When I lived in the Township, my entire family came to Morristown, almost everyday. As a resident of Morristown, everything we need is right here, especially my wonderful neighbors in my Franklin Corners neighborhood. I’ve learned to deal with the traffic and noise from Township traffic, firetrucks and emergency vehicles on our streets. Perhaps its time for the Township officials to become more appreciative of all they gain from Morristown and work to find ways we can continue to support each other rather than encouraging such snobbery..

  8. “Folks, Morris Township is your home. And I don’t want you to be sidetracked by national political issues or emotions,” said Johnson, who doubles as deputy mayor.

    That’s quite rich coming from someone who’s in lockstep with Caffrey, who let loose a long, very emotional, very focused on national issues rant right here on Morristown Green. Out of nowhere Caffrey apparently lost his mind and declared that all Township residents who are not Republicans are the enemy. Divisive and small-minded and he fully endorses both Republican candidates. That rant is here: https://morristowngreen.com/2017/02/17/commentary-morris-township-official-reflects-on-the-vitriol-of-the-left/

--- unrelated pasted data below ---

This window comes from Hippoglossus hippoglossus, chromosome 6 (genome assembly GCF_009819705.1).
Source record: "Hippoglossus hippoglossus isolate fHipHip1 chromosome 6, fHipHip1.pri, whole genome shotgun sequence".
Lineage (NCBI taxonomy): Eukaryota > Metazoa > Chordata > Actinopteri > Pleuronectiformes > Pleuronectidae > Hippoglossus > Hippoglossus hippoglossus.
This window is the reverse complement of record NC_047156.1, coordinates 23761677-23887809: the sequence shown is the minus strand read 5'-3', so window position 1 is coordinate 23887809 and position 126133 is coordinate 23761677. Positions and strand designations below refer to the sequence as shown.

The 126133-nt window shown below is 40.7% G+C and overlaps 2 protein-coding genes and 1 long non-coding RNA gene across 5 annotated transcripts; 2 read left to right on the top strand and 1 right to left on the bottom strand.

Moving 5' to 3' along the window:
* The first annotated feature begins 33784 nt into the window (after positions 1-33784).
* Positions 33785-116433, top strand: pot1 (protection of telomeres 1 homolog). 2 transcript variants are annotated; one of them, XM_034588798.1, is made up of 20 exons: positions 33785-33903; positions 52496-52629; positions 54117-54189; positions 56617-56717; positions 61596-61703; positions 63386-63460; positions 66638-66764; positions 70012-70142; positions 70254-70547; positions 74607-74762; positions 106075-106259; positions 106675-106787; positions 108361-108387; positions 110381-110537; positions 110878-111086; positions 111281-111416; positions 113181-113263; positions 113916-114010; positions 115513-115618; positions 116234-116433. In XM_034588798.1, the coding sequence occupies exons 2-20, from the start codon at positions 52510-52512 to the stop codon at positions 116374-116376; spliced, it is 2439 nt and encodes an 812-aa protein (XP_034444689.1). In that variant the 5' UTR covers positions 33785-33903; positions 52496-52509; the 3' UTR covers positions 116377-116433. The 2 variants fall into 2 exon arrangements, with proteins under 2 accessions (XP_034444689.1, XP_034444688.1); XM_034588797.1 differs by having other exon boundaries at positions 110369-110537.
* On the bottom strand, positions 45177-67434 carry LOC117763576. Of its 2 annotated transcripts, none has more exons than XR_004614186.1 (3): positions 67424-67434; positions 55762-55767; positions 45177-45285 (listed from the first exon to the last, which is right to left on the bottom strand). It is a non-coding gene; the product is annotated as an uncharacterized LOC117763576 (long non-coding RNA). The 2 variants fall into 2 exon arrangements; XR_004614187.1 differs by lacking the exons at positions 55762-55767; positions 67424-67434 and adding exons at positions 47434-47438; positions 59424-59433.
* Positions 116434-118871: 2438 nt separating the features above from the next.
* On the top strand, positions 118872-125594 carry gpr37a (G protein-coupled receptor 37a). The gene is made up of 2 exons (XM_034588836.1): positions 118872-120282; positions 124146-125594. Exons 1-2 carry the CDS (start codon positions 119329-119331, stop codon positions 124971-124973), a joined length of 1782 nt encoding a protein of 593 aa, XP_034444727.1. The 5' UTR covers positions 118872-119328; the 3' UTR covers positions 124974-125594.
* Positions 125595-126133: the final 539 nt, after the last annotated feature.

I think this council is simply running on fear – fear that someone will raise taxes (even though if I follow the budget correctly, minus school/county/state contributions, our township rate is HIGHER than Morristown), fear that immigrants are going to invade (we waste so much on such a large police force for such a small town, and so many raises/promotions), and fear that all the closed-door development meetings will reveal some kind of shenanigans.

    Any resident that thinks single party rule is a good thing should really reconsider that – these are politicians, it’s in their nature to rip you off if there’s no opposition.

  9. There was a time in the recent past when some Democrats served on the Morris Township Committee, but no one can point to any good result coming from this.

    Taxpayers should get out their tax bills and see what changing the Morris Twp local rate to that of Morristown would do to their bottom line.

    And kudos to the incumbent Committee for supporting out nation’s immigration laws. The opposition seems to think, like their candidate for Governor, that localities can pick and choose what National laws to obey.